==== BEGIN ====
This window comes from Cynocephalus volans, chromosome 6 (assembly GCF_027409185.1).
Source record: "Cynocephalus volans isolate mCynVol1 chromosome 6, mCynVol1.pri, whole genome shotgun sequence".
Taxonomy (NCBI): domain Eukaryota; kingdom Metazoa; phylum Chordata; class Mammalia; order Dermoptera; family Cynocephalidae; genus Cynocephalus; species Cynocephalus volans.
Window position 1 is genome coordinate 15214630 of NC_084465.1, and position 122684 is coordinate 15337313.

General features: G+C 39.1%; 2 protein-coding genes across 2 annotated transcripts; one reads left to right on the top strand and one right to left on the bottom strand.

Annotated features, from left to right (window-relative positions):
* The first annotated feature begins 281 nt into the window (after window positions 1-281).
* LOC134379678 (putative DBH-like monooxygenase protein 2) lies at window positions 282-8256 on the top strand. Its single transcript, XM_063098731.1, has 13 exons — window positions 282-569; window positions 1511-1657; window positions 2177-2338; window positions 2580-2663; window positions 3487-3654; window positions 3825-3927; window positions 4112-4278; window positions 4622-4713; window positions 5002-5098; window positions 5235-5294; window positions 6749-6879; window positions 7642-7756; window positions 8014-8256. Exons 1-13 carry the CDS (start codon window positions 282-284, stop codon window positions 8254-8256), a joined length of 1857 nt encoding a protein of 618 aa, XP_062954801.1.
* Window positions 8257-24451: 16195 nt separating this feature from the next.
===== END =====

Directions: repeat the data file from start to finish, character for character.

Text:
This window comes from Cynocephalus volans, chromosome 6 (assembly GCF_027409185.1).
Source record: "Cynocephalus volans isolate mCynVol1 chromosome 6, mCynVol1.pri, whole genome shotgun sequence".
Taxonomy (NCBI): domain Eukaryota; kingdom Metazoa; phylum Chordata; class Mammalia; order Dermoptera; family Cynocephalidae; genus Cynocephalus; species Cynocephalus volans.
Window position 1 is genome coordinate 15214630 of NC_084465.1, and position 122684 is coordinate 15337313.

General features: G+C 39.1%; 2 protein-coding genes across 2 annotated transcripts; one reads left to right on the top strand and one right to left on the bottom strand.

Annotated features, from left to right (window-relative positions):
* The first annotated feature begins 281 nt into the window (after window positions 1-281).
* LOC134379678 (putative DBH-like monooxygenase protein 2) lies at window positions 282-8256 on the top strand. Its single transcript, XM_063098731.1, has 13 exons — window positions 282-569; window positions 1511-1657; window positions 2177-2338; window positions 2580-2663; window positions 3487-3654; window positions 3825-3927; window positions 4112-4278; window positions 4622-4713; window positions 5002-5098; window positions 5235-5294; window positions 6749-6879; window positions 7642-7756; window positions 8014-8256. Exons 1-13 carry the CDS (start codon window positions 282-284, stop codon window positions 8254-8256), a joined length of 1857 nt encoding a protein of 618 aa, XP_062954801.1.
* Window positions 8257-24451: 16195 nt separating this feature from the next.